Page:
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    $\begingroup$ When we fly from the Lower48 to Alaska, transiting Canada, the customs language from both countries specifically state to "not get out of the aircraft" until a customs official is present. This is most tricky when arriving in AK, where the most common first stop is Tok, which has no customs facility on-site, but to where customs agents will drive to from the border crossing when the flight is pre-coordinated. They state: "it is important to arrive as close as possible to your ETA, because you cannot exit the aircraft until we arrive." $\endgroup$ – Jimmy Nov 9 '18 at 14:42
  • $\begingroup$ @Jimmy : What if one flew into international airspace in Washington state, then re-entered in Alaska without entering Canada airspace? Does that make anything easier? Probably not, huh? Nonetheless, fantastic if smaller airports in other nations do what you describe in TOK (Tok Junction Airport). $\endgroup$ – bootstrap Nov 9 '18 at 15:52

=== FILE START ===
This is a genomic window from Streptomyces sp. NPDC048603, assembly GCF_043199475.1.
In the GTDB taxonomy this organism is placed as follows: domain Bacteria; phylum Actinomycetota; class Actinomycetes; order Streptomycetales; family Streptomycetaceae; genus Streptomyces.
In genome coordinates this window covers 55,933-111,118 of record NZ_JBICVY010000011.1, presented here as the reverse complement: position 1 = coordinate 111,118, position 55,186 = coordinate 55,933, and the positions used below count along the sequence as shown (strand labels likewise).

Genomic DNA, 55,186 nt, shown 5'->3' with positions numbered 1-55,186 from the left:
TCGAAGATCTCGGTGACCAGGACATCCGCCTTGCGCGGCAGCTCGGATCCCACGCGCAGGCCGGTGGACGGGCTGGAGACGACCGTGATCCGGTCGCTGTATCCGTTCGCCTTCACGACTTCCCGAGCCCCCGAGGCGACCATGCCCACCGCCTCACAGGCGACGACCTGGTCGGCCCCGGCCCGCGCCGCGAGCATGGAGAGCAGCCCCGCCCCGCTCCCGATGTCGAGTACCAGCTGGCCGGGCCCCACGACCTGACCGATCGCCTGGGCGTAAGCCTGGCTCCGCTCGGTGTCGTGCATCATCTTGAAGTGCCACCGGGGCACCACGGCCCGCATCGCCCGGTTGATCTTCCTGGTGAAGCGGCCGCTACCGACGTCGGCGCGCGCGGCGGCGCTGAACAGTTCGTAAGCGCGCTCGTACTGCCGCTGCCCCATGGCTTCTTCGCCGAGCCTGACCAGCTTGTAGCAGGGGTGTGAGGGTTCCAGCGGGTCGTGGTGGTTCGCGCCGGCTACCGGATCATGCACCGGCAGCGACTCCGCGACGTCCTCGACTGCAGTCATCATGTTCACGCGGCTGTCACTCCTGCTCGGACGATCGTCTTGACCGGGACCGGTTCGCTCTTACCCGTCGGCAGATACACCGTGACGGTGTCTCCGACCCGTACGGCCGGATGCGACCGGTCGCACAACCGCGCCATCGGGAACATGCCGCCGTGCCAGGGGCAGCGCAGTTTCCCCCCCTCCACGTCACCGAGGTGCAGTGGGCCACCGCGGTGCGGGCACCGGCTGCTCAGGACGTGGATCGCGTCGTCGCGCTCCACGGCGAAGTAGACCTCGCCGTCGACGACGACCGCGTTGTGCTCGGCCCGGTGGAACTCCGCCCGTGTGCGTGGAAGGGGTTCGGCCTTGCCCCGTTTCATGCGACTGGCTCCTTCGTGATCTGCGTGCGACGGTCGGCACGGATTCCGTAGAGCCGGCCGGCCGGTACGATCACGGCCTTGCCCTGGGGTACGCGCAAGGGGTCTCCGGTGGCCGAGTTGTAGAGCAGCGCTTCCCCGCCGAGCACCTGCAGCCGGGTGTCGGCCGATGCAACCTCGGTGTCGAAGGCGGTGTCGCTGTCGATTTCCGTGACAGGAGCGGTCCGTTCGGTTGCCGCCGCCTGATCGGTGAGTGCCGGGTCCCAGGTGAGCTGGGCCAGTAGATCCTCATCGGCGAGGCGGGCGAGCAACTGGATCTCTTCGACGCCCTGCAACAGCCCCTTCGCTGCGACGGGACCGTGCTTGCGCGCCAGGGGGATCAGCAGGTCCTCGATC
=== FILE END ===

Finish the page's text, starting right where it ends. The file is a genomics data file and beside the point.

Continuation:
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    $\begingroup$ @bootstrap that happens all the time. "International Airspace" isn't the problem, nor is even flying through a foreign airspace. Most countries are part of ICAO, which have overflight agreements. Departing Chicago, flying over Canada, and landing in Anchorage, AK requires no customs upon arrival. It's only once you've had your boots on someone else's soil that the next country in line wants to talk to you upon entry. $\endgroup$ – Jimmy Nov 9 '18 at 19:14
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    $\begingroup$ @Jimmy : Obviously it makes sense that airplanes can fly over nations they won't land in without creating immigration / customs issue. If that wasn't true, a great deal of travel by flying would be utterly intolerable. From a similarly logical viewpoint, it makes sense that the runways, taxiways, aircraft fueling areas [and restroom] would be legally considered equivalent to "being up in the air" (overflying). This would make stops for refueling nearly as non-problematic as overflying (from the standpoint of immigration and customs issues). Maybe that's more-or-less how it works. Thanks. $\endgroup$ – bootstrap Nov 9 '18 at 19:21